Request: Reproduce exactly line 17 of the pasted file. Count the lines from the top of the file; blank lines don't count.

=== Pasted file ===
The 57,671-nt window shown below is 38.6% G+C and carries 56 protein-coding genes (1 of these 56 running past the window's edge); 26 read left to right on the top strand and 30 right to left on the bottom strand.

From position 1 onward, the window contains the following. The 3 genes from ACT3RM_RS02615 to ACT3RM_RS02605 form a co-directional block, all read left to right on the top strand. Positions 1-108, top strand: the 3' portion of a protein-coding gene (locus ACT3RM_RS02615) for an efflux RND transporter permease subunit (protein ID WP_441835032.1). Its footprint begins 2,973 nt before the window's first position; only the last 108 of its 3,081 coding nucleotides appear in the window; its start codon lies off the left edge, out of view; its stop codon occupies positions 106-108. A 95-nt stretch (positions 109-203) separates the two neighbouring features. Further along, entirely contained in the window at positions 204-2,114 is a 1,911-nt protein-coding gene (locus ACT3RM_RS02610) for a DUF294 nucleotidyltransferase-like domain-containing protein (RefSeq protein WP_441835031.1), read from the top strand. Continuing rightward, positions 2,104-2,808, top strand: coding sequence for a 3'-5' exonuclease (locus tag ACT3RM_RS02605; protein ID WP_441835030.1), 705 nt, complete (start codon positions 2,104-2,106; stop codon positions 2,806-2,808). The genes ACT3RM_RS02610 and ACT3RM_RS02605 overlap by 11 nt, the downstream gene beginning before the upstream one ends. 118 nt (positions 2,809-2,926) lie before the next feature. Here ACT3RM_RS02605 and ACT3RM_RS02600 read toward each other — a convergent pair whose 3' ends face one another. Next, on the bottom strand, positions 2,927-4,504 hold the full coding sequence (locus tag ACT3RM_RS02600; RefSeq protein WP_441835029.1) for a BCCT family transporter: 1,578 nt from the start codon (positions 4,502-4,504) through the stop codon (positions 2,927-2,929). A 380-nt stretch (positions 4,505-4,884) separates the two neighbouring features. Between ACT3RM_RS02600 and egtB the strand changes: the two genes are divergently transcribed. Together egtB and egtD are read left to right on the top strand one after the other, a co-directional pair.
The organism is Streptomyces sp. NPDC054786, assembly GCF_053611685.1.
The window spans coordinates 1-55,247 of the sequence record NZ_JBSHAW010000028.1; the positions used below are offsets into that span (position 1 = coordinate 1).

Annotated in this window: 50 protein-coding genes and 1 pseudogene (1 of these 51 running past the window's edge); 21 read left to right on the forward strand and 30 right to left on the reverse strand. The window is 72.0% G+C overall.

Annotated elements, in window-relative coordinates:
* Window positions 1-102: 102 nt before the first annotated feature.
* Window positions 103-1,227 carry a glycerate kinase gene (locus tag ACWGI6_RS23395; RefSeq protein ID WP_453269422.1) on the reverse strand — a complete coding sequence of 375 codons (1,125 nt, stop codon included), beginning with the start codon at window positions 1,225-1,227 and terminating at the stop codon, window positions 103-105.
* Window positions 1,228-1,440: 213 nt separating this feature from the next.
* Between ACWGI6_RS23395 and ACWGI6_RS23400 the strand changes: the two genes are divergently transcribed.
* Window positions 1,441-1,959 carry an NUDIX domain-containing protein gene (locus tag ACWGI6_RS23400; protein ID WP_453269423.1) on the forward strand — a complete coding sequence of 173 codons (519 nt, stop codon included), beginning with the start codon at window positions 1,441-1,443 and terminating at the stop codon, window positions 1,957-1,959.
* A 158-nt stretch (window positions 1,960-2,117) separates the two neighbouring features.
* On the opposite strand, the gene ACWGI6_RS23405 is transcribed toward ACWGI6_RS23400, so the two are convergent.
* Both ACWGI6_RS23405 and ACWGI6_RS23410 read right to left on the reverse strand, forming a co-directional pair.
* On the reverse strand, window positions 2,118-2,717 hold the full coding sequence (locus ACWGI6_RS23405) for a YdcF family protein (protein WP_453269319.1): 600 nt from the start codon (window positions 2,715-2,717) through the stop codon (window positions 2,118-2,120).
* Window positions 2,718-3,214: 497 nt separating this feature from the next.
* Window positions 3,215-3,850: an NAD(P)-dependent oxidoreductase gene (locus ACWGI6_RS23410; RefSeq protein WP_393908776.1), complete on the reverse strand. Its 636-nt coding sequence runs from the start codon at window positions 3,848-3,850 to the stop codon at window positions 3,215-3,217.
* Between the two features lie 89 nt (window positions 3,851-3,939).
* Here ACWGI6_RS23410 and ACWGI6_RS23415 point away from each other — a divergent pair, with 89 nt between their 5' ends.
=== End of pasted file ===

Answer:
* Window positions 3,215-3,850: an NAD(P)-dependent oxidoreductase gene (locus ACWGI6_RS23410; RefSeq protein WP_393908776.1), complete on the reverse strand. Its 636-nt coding sequence runs from the start codon at window positions 3,848-3,850 to the stop codon at window positions 3,215-3,217.